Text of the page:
Addressing Barriers to Care that Minorities Face

Minority individuals face group-specific problems related to mental health, including differentials in diagnosis and treatment, stigma regarding mental health from both members of their own in-group and outsiders, and difficulty in finding professionals with the cultural competency necessary to address their specific needs. Moreover, by the year 2060, 56% of Americans will belong to at least one minority group. July is National Minority Mental Health Month, and although the distinct challenges that members of various minority groups face are too far reaching to all be addressed within this time period, it serves as a good starting point in acknowledging, if not taking steps to change, some of the larger treatment gaps and lack of knowledge related to minority mental health.
Non-minority individuals receive mental health care at rates ranging from double to quadruple those in minority groups. This is in part because racial and ethnic minority individuals are less likely to have access to mental health services and more likely to receive lower quality care than non-minority individuals. Likely due to this precedent of low quality of care, many minority individuals are also wary of using community mental health services and instead rely on emergency departments during behavioral health crises. While utilizing professionals in emergency departments is needed in certain situations, these facilities do not have the resources or expertise necessary to provide continued and preventative care for behavioral health problems. Consequently, individuals relying on these facilities for their primary behavioral health care needs are receiving a much lower quality and quantity of treatment than necessary.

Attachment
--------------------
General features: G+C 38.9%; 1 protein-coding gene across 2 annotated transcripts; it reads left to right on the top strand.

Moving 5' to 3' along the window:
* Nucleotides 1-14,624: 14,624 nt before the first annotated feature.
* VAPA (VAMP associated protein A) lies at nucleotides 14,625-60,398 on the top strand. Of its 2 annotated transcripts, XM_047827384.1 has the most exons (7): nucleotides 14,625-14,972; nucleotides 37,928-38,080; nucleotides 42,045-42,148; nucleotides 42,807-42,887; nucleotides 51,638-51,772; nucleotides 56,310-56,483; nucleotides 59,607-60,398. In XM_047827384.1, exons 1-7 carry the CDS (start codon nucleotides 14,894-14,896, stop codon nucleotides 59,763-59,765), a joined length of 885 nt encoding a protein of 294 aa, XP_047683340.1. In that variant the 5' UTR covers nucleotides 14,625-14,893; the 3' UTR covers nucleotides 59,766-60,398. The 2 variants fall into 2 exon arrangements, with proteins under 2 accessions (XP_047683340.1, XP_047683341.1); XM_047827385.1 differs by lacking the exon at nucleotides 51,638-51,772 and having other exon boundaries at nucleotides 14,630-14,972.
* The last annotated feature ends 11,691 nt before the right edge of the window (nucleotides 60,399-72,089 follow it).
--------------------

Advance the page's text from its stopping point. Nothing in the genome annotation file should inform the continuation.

Although there are group-specific barriers that contribute to this health care disparity, much of it can be attributed to societal barriers that all minority individuals face when seeking treatment. Minorities face transportation issues, difficulty finding childcare and difficulty taking time off work at higher rates than non-minorities. Moreover, the structure of the mental health system in the U.S. is weighted heavily toward non-minority values and cultural norms. Many minorities face racism, bias, and discrimination in treatment settings, and there is an insufficient number of providers who speak languages other than English. In many communities, these barriers are exacerbated by cultural norms that heavily stigmatize mental health problems and view treatment as futile. This pattern of treatment has led to and reinforced a cycle of poor mental health care for minority individuals.
Many actions need to be taken in order for minorities to receive the same quality and rate of treatment as non-minorities. One of the first steps that should be taken is increasing the cultural competence of current providers. Cultural competence refers to the ability to relate effectively to individuals from various groups and backgrounds and respond to the unique needs of members of minority populations.
Increasing cultural competency can start with exploring more about your own unique heritage and beliefs, then expanding your learning to other groups. However, while academic knowledge is an important part of cultural competence, it is equally important to directly experience other cultures, either by directly interacting with diverse people or by reading personal, first-hand accounts of experiences in a culture other than your own.